From the "In Focus" editorial:
Far from the nanohypeFrom: "The glass ceiling
More than four billion dollars has been spent in recent years on a technology that remains largely hypothetical. ‘We stand on the threshold of a new era, that of nanofabrication, where systems and devices will be built in the laboratory atom by atom’, remarked Belita Koiller on accepting her L’ORÉAL–UNESCO for Women in Science award in 2005. As we do not yet know how to assemble atoms in practice, much of research and development (r&D) on nanotechnology remains theoretical, via computer modelling and the study of quantum theories. For all their exciting possibilities, nanomachines, nanorobots and the like still remain a promise of things to come for the most part.
Nanotechnology may still be work in progress but it is already raising some important ethical questions. it is also fueling an emotive debate between nanophiliacs and nanophobics. which of the public’s fears are justified and which are unfounded?
Next october, 192 countries will examine Nanotechnologies and Ethics: Policies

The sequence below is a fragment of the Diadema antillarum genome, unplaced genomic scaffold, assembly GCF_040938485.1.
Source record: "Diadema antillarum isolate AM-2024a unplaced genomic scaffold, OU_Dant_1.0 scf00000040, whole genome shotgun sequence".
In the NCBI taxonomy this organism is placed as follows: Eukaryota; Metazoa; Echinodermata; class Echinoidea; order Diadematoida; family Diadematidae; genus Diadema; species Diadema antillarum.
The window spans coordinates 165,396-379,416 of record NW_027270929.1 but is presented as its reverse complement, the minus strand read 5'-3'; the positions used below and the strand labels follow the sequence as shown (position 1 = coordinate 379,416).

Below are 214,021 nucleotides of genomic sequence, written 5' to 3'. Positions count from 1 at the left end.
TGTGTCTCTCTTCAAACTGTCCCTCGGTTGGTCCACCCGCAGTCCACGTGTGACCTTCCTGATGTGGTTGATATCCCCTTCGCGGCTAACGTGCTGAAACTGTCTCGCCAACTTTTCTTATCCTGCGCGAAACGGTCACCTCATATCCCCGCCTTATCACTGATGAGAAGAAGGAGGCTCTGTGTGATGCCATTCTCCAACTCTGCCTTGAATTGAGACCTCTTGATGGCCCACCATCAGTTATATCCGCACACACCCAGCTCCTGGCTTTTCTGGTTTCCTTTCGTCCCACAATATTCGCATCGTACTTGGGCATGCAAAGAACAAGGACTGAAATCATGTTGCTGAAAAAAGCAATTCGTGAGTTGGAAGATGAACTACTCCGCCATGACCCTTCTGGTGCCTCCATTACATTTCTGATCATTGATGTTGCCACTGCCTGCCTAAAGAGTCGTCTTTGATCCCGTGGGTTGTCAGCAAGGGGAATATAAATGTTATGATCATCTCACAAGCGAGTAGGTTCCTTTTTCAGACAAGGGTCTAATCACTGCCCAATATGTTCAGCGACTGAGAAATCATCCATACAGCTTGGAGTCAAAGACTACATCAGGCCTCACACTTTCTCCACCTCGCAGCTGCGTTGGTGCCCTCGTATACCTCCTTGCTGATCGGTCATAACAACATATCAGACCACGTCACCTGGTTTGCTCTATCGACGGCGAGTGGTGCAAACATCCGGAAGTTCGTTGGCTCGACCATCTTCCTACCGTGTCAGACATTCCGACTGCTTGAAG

and Actions at UNesCo’s General Conference. Prepared by the world Commission
on the ethics of science and Technology (CoMesT) and UNesCo’s ethics of
science and Technology Programme after a wide consultation, the report will
outline strategies for regulating the development of nanotechnology around the
world to maximize the benefits and minimize the risks of this new technology,
far from the ‘nanohype’ which has taken hold of the debate.
"A decade ago, UNESCO launched a program for Women, Science and Technology. Some might be tempted to consider such a program of secondary importance, in light of such momentous problems as extreme poverty, pandemics, climate change and so on. At a time when the planet is fighting for its survival, does UNESCO have nothing better to do than set up prizes and fellowships for women and promote science education for girls?
Let’s examine the situation for a moment. The latest data published by the UNESCO Institute for Statistics, reproduced in this issue, reveal that science and technology are still dominated by men. Women represent just one-quarter of the world’s researchers, roughly 10% of university professors and fewer than 5% of members of Academies of Sciences. As for Nobel Prize laureates in science, fewer than 3% have been women.
It is true that the life sciences often attract more women than men but, even here, women soon strike a `glass ceiling´ when they try climbing the career ladder. ‘Our male colleagues do not readily accept women’, regrets Professor Ameenah Gurib-Fakim, one of this year’s five L’ORÉAL–UNESCO laureates. ‘For a woman to make it, her portfolio has to be ten times heavier than that of her male counterpart.’